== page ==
Tuesday, December 2, 2014

Breaking: New Statistics on Older Americans With Disabilities 2008 - 2012

Logo of the American Community Survey, a proje...
Logo of the American Community Survey, a project of the United States Census Bureau. (Photo credit: Wikipedia)

The U S Census Bureau has issued a report on Older Americans With Disabilities.  This is relevant to us because one of the goals of special education is independent living for persons with disabilities after they "graduate" from special education. The report examines disability status by age, sex and selected socio-economic characteristics, such as marital status, living arrangement, educational attainment and poverty status. You can read the full report here.

Here are the highlights from the press release:
Nearly 40 percent of people age 65 and older had at least one disability, according to a U.S. Census Bureau report that covered the period 2008 to 2012. Of those 15.7 million people, two-thirds of them say they had difficulty in walking or climbing.
  Difficulty with independent living, such as visiting a doctor’s office or shopping, was the second-most cited disability, followed by serious difficulty in hearing, cognitive difficulty, difficulty bathing or dressing, and serious difficulty seeing.
  While populous states such as California, Florida, New York and Texas had the largest number of older people with a disability, high disability rates were seen in Southern counties, especially in central Appalachia and the Mississippi Delta.
·          More than half (54.4 percent) of the older population who had not graduated from high school had a disability, twice the rate of those with a bachelor’s degree or higher (26.0 percent). This inverse relationship between educational attainment and likelihood of having a disability was found across age, sex, race and Hispanic origin.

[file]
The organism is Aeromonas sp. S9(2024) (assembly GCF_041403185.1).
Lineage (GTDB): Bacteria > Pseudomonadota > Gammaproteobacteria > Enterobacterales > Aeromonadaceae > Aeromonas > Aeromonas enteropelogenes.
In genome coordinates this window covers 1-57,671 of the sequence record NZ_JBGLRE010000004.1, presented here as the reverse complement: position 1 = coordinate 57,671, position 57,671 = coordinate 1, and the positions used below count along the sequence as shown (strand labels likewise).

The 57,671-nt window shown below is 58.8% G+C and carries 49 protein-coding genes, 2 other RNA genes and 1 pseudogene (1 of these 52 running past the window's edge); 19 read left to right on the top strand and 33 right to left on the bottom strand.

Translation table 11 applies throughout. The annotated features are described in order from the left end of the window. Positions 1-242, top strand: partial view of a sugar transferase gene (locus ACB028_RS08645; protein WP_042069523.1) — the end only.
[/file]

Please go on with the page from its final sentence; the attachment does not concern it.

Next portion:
·          More than one-third of those 85 and older with a disability lived alone, compared with one-fourth of those age 65 to 74.
·          About 13 percent of the older household population with a disability lived in poverty; in contrast, 7 percent of those without a disability were in poverty.
·          The older population with a disability was disproportionately concentrated among those 85 and older. This group represented 13.6 percent of the total older population but accounted for 25.4 percent of the older population with a disability.
·          Women 65 and older were more likely than men 65 and older to have five of the six types of disability included in the American Community Survey, especially ambulatory difficulty. Older women’s higher rates for disability are, in part, because women live longer.
·          Older men’s higher likelihood for having a hearing disability may reflect the lifelong occupational differentials between men and women, where men may be more likely to have worked in industries that cause noise-induced hearing loss.
·          Disability rates were lower for married older people than for those widowed or in other categories of marital status.

#disability, #IndependentLiving

1 comment:

  1. Wow these numbers are much higher than I thought they were. I can see how, with age, individuals find themselves developing disabilities. With such high numbers, are there programs to support the need? Do you know of any programs in the central California area that provide services?
    M.P. (concerned daughter of an adult with hearing loss)